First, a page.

Resource fair in Tacoma connects people experiencing homelessness to services

Project Homeless Connect gathered 24 essential service programs to host a resource fair in Tacoma on Friday. 

The fair offered connections to housing, medical care, job opportunities, legal support, laundry services, insurance enrollment, veterans affairs, and more. Project Homeless Connect, through Associated Ministries, has hosted the fair since 2018.

"There’s so many different things that are out there that cause homelessness to happen. So we’re trying to help folks get off the streets and get them housed," said Michelle Cotton, program manager of Project Homeless Connect.

Amber Marcengill attended the resource fair. She said for the first time in her life, she didn’t have a place of her own to call home. She had been staying a shelter in Tacoma for the past three months.

"I’m suffering homelessness because of two strokes and a heart attack. So then I lost my job, which then, I lost my home. And I can’t seem to catch my breath," said Marcengill.

At the same time as the resource fair, Pierce County Humans Services continued collecting information for its point-in-time count. Every year, organizations and volunteers spread across the county to count how many people are without a home and listen to their needs to get them off the streets.

"Homeless is homeless. And we need to be more client-centered and we need to meet you right where you’re at. And if you need just a little bit of a nudge or a lot of help, we need to be able to cater to both and to really be able to respond to both," said Joh Barbee, community services division manager with Pierce County Human Services.

Barbee said more than 200 volunteers and community partners participated in this year’s point-in-time count. He said the results gathered so far showed a shift. With the City of Tacoma’s ordinance banning camping in certain parts of city limits, Barbee said more people are going to places in unincorporated parts of the county, rural areas and the woods.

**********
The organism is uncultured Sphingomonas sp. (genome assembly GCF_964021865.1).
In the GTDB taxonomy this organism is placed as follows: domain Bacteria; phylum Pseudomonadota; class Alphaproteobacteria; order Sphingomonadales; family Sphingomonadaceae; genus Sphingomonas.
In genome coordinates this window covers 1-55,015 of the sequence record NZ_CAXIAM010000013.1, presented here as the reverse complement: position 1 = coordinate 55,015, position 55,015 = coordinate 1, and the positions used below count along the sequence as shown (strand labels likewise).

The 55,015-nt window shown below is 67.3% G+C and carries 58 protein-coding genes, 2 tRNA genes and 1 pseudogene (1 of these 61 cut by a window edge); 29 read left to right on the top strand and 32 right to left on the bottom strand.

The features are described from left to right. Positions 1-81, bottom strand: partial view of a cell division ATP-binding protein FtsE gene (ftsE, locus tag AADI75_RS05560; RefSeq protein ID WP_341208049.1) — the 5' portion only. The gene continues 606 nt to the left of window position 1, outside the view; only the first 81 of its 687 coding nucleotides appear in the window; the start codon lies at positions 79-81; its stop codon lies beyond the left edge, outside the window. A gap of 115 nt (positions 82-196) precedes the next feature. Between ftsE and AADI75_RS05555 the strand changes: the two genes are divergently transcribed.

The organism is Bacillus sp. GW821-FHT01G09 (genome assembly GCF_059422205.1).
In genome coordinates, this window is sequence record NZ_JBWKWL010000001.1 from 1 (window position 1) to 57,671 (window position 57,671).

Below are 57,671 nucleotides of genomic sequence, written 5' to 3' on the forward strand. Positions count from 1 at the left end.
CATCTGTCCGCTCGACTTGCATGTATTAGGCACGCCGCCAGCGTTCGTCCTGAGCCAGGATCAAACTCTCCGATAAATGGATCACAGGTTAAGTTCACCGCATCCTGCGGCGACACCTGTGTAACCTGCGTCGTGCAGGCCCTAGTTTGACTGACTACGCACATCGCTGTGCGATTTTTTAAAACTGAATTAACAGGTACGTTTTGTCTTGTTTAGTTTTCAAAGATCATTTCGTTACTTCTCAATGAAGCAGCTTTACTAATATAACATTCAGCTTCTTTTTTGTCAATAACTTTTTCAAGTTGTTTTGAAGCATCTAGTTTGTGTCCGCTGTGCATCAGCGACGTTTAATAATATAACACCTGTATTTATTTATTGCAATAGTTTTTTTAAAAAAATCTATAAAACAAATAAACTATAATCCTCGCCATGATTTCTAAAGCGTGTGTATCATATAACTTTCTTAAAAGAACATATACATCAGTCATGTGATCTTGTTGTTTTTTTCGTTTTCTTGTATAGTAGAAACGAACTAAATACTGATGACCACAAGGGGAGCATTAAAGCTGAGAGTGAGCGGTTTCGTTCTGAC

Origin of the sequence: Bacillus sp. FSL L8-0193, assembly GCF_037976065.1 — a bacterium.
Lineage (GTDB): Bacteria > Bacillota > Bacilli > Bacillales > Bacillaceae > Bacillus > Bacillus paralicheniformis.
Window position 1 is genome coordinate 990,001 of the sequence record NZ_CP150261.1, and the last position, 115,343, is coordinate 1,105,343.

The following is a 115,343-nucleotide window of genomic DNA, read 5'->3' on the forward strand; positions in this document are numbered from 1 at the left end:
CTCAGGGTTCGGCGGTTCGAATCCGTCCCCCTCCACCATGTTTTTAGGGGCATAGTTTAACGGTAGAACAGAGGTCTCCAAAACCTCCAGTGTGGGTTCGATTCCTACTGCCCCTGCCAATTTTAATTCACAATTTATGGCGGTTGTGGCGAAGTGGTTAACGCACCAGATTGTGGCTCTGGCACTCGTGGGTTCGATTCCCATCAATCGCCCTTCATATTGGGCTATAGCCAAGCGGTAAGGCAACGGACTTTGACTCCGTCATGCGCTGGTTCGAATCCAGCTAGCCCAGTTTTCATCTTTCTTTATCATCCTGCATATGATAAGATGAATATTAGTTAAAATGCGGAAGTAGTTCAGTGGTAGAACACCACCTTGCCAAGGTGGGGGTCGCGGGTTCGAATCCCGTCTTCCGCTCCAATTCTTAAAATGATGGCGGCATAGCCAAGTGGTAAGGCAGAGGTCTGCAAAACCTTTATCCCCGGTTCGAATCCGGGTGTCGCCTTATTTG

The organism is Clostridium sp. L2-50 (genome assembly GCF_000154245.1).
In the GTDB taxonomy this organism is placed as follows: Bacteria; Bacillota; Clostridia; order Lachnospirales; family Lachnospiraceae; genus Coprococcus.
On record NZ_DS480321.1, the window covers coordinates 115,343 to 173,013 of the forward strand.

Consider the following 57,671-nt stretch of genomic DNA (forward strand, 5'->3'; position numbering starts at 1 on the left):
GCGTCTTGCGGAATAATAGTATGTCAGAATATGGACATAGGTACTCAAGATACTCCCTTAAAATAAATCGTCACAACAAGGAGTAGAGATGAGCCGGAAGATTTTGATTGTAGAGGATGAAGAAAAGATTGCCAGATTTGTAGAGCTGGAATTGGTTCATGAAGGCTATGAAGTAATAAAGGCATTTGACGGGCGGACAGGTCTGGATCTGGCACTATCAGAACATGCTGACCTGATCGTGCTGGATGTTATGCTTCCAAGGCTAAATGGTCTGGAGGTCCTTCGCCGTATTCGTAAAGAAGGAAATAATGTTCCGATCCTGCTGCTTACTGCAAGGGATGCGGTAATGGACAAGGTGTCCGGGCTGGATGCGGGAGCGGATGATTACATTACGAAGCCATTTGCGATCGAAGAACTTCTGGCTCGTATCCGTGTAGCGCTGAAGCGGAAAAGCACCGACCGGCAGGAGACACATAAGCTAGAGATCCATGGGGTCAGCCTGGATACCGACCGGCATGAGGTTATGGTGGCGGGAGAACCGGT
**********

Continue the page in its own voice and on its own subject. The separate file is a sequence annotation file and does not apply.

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The new ban will prevent any encampments from being set up within a 10-block radius of temporary or permanent shelters in the city.

"There’s people who have been out on the streets for a long time and it’s evident. And more than the past, they were a little bit more receptive to engaging in the conversation this year," said Barbee.

He said the number of people experiencing homeless will likely be higher than last year’s count, but also increasing was the amount of support.

"I think we’re learning that the community is really understanding that it’s going to take all of us. In the past, it’s been someone else’s problem. And I think now it’s hitting everybody in different areas. People are seeing it, people are seeing it in their communities, in their backyards. And I think they’re responding in a way that’s like we want to help, we want to step up and now we need to put the supports in and allow people that opportunity And tell them here are ways you can help, here are ways we can tackle this problem together as a community," said Barbee.

He explained final results from the count should be available by spring 2023, which would help the county determine where funding will go to help people experiencing homelessness and the programs supporting them.

For Marcengill, she said she hopes what was discovered during the count can help her find something permanent because her time at the shelter was running out.

"I’m just coming up on the end of my 90 days, so I’ll probably live under the bridge for a little while until I get my last little bit saved," said Marcengill.